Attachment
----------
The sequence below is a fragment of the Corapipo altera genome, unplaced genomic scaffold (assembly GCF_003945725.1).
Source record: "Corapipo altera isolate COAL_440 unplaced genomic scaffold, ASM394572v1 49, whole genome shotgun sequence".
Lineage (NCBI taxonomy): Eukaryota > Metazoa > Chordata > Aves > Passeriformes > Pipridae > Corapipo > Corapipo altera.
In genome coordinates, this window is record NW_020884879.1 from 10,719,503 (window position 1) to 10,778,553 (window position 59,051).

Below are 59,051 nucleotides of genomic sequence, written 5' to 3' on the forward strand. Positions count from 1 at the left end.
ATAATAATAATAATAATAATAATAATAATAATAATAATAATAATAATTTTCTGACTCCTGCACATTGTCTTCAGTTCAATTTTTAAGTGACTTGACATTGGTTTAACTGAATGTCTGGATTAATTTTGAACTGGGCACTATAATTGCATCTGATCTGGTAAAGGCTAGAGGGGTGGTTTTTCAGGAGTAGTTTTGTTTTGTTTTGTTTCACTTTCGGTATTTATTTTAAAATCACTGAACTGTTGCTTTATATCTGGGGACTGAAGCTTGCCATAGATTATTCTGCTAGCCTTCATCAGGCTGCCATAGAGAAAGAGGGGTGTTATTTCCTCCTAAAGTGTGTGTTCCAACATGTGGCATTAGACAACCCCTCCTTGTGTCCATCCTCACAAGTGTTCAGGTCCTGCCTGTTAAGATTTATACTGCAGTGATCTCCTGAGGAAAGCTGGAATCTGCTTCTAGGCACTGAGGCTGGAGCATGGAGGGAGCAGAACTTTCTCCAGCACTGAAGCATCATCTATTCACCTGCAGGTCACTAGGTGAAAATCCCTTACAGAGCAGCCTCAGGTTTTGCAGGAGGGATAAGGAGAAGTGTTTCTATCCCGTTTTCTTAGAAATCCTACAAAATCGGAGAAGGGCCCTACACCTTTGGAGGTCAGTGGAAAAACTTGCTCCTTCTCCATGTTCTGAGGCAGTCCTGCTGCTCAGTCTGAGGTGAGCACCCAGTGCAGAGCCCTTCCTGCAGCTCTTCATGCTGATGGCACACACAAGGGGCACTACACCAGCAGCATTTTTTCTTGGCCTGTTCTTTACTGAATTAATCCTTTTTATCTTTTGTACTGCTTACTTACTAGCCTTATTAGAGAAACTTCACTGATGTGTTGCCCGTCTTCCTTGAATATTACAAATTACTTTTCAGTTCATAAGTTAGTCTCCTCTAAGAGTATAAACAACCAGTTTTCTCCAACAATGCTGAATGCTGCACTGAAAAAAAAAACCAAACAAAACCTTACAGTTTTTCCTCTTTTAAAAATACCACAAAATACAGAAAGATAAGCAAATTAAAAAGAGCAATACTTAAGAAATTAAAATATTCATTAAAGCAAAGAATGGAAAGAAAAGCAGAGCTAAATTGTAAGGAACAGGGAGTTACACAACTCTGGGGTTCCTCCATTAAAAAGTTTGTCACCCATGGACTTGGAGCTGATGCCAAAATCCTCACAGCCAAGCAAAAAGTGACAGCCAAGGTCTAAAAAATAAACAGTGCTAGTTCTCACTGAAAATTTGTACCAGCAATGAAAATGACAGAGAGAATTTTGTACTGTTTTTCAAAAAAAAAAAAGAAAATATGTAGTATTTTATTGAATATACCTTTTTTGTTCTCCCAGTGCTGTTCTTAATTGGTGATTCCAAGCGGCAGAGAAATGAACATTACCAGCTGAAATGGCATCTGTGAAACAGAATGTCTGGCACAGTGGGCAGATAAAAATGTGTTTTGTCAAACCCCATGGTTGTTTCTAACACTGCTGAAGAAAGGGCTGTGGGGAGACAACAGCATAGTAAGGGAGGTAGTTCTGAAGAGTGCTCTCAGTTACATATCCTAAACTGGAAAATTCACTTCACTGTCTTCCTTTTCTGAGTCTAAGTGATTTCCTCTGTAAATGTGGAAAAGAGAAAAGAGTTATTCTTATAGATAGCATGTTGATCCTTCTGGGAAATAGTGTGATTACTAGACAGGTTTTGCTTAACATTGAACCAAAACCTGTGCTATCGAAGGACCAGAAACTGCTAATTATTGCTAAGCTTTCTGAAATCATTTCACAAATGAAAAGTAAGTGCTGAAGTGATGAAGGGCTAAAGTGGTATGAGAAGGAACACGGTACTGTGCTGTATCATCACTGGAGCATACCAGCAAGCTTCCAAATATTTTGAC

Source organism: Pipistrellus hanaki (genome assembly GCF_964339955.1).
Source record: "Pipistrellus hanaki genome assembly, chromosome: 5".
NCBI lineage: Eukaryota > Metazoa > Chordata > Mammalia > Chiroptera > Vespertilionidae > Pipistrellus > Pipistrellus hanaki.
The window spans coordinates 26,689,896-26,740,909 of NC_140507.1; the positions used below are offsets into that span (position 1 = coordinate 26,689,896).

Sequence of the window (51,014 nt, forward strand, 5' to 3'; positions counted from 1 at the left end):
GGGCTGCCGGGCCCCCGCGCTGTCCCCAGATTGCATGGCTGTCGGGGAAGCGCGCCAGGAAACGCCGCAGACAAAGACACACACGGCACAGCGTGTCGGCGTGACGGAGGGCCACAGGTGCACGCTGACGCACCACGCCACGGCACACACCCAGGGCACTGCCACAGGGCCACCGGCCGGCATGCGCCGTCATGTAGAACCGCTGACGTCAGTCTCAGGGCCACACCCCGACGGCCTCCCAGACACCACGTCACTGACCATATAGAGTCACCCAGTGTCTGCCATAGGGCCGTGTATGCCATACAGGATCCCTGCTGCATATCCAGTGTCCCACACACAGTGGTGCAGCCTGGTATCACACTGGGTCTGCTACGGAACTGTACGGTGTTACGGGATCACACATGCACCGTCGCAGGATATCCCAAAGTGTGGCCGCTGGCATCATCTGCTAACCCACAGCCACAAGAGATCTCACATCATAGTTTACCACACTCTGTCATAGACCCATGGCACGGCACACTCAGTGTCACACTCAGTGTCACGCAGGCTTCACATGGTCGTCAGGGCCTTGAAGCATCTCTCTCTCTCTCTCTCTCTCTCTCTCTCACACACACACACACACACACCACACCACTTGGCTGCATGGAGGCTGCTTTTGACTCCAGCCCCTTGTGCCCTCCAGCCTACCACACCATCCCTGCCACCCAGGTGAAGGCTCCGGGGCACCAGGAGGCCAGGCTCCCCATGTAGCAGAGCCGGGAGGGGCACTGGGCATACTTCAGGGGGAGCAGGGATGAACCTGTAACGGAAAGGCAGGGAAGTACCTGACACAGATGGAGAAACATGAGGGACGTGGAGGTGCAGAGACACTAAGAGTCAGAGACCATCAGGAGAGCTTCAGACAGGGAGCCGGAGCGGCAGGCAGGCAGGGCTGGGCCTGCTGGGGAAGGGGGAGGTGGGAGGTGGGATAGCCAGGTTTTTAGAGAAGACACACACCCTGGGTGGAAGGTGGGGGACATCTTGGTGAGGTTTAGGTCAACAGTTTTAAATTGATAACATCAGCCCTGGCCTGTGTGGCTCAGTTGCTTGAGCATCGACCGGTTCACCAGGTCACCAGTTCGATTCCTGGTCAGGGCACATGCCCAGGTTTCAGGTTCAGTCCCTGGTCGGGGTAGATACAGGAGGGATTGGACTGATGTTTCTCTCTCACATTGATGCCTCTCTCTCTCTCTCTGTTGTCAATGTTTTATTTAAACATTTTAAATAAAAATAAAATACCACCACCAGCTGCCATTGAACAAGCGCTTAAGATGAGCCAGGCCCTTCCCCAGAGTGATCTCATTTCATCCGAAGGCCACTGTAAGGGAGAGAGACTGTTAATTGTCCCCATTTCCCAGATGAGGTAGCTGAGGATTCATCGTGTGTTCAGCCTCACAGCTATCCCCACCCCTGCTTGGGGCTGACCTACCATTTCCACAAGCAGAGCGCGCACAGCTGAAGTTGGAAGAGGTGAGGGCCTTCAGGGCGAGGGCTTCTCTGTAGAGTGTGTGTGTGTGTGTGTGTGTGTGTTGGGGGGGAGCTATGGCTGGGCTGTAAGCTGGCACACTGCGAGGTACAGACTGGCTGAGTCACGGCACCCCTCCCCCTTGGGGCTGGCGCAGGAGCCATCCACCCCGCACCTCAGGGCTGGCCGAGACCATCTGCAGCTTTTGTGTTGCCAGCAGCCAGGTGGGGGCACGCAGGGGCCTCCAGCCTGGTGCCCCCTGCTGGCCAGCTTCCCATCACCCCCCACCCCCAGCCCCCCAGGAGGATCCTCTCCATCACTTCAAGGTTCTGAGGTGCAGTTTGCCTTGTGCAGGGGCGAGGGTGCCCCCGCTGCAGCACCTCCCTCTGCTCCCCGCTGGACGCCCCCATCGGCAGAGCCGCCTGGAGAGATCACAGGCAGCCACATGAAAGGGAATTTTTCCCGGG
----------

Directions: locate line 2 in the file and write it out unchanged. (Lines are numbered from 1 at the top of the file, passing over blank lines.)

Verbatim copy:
Source record: "Corapipo altera isolate COAL_440 unplaced genomic scaffold, ASM394572v1 49, whole genome shotgun sequence".